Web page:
Gone are the days of working for companies that will task functional teams with “making things happen” with disregard for creating institutional processes and capabilities. The fact that they see burn out and turnover is expected and predictable. It is the job of the very top of the organization to instill these processes. No wonder that, according to the 2019 McKinsey and Business of Fashion “State of Fashion” report, retail and fashion sectors have among the highest employee turnover – and this affects the bottom line. The Society of Human Resource Management (SHRM) estimates that replacing an employee can cost anywhere from 90%-200% of their salary depending on their position. Not to mention the negative impact on lower morale, engagement, and performance that impacts the loss of institutional knowledge and increase of training costs.

Despite where organizations may find themselves on the road to transforming, it is clear that they need to focus on the basics before they start to do so. This means that processes for sharing and aggregating data are clearly defined and frameworks (the way data is used, how it is used, by whom, when, why, and overall requirements) are adopted by core users. We have found that the lack of understanding of workflows can mean a very rocky road to transform – or even correctly function. For instance, an excel extract of a subset of data from an enterprise system to inform a workflow that may yield further business data is far from what digital transformation is supposed to be. When teams spend more than 60% of their time chasing data (and people to provide it) to do their job, it represents a waste of the capacity of any organization, and a decrease in the time that could be dedicated to creativity.

And this could explain why digital transformation is a main concern of business leaders. It’s not surprising that the rise of AI makes the list of the four factors that concern CEOs the most, according to an editorial piece in the Business of Fashion a couple of years ago:

  1. An outdated business-model
  2. The rise of AI
  3. Human Resources
  4. Environmental sustainability

In discussions with clients, managing data and retaining talent are concerns we hear time and again. It’s hard to decouple these two. We believe in the lasting relationship between managing and optimizing data and retaining talent. This is the reason digital transformation plays a much more significant role in companies that see themselves trying to resolve the puzzle of how to get rid of analog processes that don’t reflect the reality of their business demands and the interest and necessities of their staff. The fact that the impact of technology on employees doesn’t get enough attention speaks volumes on the issue. It appears that the majority of technology investment is externally-focused, e.g. e-commerce platforms, social media, and interactive retail experiences. But brands also need to invest in technology to motivate and engage employees, and empower them to develop, produce, and market the most innovative and inspiring products possible.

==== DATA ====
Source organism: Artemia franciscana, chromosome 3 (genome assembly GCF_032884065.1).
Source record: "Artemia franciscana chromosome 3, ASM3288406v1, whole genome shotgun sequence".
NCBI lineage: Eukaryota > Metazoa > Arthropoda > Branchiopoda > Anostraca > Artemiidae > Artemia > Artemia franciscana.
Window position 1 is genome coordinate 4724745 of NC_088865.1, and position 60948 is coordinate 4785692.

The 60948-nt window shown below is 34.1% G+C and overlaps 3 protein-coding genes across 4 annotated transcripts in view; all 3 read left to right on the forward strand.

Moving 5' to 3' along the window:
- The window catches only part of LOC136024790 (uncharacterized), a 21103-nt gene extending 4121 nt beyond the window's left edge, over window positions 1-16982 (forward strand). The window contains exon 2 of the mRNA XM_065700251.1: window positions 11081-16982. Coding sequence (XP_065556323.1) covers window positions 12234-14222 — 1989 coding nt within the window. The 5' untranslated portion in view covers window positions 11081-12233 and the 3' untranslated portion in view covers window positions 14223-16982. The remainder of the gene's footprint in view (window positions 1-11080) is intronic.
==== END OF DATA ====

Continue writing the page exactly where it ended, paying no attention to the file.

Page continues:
In conclusion, despite how daunting digital transformation may seem and how little confidence some business leaders may have on its success, it takes in-depth knowledge of fashion operations logic to be able to point technology to produce automated solutions that are effective and have a more significant and far-reaching business rippling effect. People live connected lives, and they come to expect the same connectivity when they come to work. Digital transformation is an essential and exciting part of our days, and companies must walk the walk if they are to compete in a culture where consumer immediacy has the upper hand.

It’s time to see the bottom of the pool and to hope that digital transformation will save us all in the end.

Lydia Mageean Lydia Mageean has been part of the WhichPLM team for over six years now. She has a creative and media background, and is responsible for maintaining and updating our website content, liaising with advertisers, working on special projects like the Annual Review, and more.Joining mid-2013 as our Online Editor, she has since become WhichPLM’s Editor. In addition to taking on writing and interviewing responsibilities, Lydia has also become the primary point of contact for news, events, features and other aspects of our ever-growing online content library and tools.